Do you know what will happen to your retirement savings if you were to pass away? Here are some things you should know about naming beneficiaries that could save your loved ones’ time, money and frustration.
48% of people don’t have a named beneficiary.1 Generally, if you are married, your retirement account will automatically go to your spouse. If you plan on leaving money with your children or another person, your spouse would need to sign off on the change. If you are single, your savings becomes a part of your estate. This means the courts will decide how your estate is distributed. Keep in mind that this process can be long and expensive process for your grieving loved one.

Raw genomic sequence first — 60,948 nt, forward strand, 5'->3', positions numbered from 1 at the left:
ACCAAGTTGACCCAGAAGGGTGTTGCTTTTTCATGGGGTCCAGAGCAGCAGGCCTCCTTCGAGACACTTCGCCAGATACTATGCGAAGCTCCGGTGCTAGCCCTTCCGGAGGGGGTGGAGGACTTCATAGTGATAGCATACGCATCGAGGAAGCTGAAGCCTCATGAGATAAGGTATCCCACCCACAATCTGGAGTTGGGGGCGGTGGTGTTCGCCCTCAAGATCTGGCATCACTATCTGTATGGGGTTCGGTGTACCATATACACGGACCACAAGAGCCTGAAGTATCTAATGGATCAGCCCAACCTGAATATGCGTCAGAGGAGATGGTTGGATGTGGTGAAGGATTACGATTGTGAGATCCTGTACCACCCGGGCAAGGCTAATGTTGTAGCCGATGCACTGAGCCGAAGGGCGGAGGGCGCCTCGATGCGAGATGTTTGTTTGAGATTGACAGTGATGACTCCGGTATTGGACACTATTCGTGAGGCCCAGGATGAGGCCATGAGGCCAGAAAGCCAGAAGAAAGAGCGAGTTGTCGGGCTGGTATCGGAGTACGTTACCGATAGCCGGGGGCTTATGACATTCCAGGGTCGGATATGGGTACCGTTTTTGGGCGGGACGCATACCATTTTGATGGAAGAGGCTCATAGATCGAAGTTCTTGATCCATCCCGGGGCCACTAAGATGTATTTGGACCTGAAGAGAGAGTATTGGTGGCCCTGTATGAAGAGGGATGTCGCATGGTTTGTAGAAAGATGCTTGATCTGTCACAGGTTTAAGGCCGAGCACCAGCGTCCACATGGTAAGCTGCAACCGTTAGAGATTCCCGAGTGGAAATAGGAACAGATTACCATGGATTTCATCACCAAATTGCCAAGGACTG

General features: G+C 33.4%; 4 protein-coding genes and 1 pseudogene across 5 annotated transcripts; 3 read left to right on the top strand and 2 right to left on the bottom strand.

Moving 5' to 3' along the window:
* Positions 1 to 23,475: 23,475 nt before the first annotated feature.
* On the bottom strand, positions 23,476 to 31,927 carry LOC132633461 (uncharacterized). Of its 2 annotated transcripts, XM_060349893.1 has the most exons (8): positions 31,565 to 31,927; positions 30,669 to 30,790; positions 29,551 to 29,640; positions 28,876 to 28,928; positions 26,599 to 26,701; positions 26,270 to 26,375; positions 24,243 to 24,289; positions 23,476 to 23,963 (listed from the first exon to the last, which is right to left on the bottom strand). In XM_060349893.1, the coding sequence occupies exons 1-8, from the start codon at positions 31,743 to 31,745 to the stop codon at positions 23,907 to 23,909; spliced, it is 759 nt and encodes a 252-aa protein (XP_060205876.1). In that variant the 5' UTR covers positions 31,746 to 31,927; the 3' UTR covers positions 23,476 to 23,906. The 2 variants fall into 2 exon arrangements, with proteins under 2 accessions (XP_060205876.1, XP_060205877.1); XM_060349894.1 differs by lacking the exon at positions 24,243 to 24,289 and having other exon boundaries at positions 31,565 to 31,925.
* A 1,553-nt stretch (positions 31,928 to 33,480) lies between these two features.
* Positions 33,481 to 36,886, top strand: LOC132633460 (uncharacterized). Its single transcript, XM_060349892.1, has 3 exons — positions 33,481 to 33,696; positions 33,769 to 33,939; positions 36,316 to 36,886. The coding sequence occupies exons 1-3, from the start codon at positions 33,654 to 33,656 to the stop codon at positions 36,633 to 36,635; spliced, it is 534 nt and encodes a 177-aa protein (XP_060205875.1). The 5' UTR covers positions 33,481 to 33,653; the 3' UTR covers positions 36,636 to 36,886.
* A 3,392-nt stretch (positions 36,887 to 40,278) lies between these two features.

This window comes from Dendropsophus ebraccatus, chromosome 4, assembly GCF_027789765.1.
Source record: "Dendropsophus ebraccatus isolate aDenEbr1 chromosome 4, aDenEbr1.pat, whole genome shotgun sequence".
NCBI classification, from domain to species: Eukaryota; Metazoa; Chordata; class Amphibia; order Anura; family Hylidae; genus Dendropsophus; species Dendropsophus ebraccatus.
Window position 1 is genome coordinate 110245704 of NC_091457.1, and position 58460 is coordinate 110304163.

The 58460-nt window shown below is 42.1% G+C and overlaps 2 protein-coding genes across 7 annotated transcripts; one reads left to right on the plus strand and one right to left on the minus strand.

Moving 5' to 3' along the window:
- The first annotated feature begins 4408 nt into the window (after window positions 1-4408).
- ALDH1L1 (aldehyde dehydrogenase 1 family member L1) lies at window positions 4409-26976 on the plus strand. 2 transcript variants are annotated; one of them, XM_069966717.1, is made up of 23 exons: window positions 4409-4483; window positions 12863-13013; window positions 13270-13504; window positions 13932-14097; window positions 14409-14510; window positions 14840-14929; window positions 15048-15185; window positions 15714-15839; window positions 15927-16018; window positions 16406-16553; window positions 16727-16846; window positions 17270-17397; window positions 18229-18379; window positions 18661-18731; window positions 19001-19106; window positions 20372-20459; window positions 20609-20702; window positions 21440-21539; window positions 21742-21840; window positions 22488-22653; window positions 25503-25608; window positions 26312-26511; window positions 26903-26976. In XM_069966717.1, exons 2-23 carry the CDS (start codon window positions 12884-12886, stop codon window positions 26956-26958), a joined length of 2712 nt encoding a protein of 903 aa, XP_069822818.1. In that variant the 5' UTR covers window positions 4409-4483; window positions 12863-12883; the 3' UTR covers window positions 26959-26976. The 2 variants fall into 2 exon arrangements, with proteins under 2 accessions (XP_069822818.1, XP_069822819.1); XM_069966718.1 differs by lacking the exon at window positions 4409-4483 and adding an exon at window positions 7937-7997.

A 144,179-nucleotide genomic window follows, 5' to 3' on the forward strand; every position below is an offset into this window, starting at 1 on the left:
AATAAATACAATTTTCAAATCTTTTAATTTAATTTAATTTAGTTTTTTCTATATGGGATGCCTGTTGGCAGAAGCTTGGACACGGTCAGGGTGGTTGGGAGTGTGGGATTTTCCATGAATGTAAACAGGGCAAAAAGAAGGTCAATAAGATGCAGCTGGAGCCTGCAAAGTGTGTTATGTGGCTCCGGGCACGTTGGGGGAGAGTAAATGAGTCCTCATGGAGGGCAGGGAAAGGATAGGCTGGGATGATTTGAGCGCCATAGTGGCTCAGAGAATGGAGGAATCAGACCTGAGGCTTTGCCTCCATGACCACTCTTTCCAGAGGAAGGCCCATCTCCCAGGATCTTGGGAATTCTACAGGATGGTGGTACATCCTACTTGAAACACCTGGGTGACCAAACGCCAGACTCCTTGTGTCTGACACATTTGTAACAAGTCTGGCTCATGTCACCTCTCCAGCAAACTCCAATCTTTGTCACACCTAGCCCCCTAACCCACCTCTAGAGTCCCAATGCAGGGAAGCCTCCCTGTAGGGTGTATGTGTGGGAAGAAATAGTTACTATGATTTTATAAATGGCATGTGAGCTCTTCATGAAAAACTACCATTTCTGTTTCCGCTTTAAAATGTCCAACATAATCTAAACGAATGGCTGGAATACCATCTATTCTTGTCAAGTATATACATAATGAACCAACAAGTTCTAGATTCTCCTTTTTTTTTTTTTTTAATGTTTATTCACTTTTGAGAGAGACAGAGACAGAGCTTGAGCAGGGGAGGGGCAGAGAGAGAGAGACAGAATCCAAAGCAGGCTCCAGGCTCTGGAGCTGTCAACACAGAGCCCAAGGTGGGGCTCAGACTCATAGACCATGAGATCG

Primary, Contingent, and Charities can be chosen as beneficiaries.
While a will can be a great estate-planning tool, this doesn’t cover your retirement assets. Naming your beneficiary designations in your retirement plan would help your loved ones avoid more paperwork and stress.
You should review your beneficiary designations when you have life changes, like marriage, divorce, children, or death, in the family. We suggest reviewing your beneficiary designation annually.
If you designate a minor/child, nominate a custodian to manage the money with you/your beneficiary’s interest.
To designate your beneficiary online, sign in to your 401(k) account on your provider’s website. Locate the beneficiary section and add or update your beneficiary. If you are married and opt not to designate your spouse, additional signatures may be required.
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1 Fidelity analysis of 18.9M active plan participants with a balance as of November 2021. Beneficiary Flyer; Transamerica, June 2022